Published on Tuesday 26, September 2017
Through IMCL's Health Justice Partnership, Joe received legal help to put in place an intervention that relieved him from family violence. This is his story, in his own words.
“I’ve got a brother … addicted to ice. And I don’t know which one’s worse -- my chronic pain or the ice. The health issue [is] an extremely chronic pain syndrome … The pain is beyond amputation. It’s horrific.
"I basicially had a nervous breakdown last year and I was admitted to hospital.
“While the doctors were treating me in hospital, I’ve got a brother, an older sibling, and he is extremely addicted to ice, and basically while I was in hospital he was ransacking the house, stealing everything and anything possible for drugs, including my cars.
“I basically told the doctors 'you’re sending me to a coffin’. He came at me with a tomahawk axe and I had to close my security door to stop it. A member of the public called the police, so you get the idea of how severe it is … it was toxic. It was like putting acid into your veins -- he was toxic.
“I live with my mother, she’s elderly. I could see that she was frightened, in her eyes. He [my brother] was bringing her to hospital, because she doesn’t understand very good English, and I said ‘under no circumstances do I want to see him in the ward, because I was coping with my own medical problems … I could see the pain in her eyes as she walked into the ward, and that was very difficult for me to deal with on top of my medical condition. So the social workers there contacted [IMCL].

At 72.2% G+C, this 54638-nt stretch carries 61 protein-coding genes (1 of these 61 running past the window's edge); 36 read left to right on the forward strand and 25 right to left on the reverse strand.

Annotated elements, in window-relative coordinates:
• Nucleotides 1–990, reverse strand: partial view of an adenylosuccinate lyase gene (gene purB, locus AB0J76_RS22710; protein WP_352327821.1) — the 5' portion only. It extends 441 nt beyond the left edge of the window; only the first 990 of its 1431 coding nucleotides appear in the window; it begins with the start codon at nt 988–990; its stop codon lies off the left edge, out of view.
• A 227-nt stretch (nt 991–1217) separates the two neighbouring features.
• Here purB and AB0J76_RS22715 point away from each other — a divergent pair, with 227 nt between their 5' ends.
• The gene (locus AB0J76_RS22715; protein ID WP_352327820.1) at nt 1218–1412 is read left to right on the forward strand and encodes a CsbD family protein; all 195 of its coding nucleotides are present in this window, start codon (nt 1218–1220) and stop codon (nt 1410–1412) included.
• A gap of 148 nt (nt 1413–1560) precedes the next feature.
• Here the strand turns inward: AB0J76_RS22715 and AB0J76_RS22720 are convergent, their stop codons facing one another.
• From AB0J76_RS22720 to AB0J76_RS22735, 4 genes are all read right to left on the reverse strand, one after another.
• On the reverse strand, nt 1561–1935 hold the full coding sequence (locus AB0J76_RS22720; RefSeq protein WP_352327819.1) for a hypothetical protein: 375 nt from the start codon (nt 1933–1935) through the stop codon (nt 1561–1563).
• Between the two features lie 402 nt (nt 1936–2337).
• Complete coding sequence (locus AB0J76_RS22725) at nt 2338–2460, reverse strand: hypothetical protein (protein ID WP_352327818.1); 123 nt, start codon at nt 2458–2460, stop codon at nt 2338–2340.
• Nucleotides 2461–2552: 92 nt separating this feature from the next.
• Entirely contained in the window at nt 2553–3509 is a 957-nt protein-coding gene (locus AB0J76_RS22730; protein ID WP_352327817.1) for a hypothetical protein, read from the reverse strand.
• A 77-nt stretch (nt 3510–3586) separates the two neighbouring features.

“I got a one-year [intervention order], mum’s got a five-year, and my jaw dropped when she received that due to her frailness, because she’s 80 years old and she just wants to be left in peace like anybody else. But the heart-wrenching part about it is it’s still her son … Thank God he’s out [of the house] because he was an extreme hoarder -- that was the other big problem. The house was full of rubbish … sky high. And that’s been cleaned since.
"I hate to think what would have happened if Maie didn't come into the hospital. My mental health probably could have got much more dangerous ... If she didn't come in there, I don't know where I'd be -- maybe in a coffin. So, I can't thank them enough. She came in, she helped me ... She went out of her way to go to the Melbourne Magistrates' to make the intervention order ... I was in a wheelchair when she came in to help me, now here we are 12 months later."
To hear Joe in his own words and other HJP clients, listen to IMCL on the Law Report here.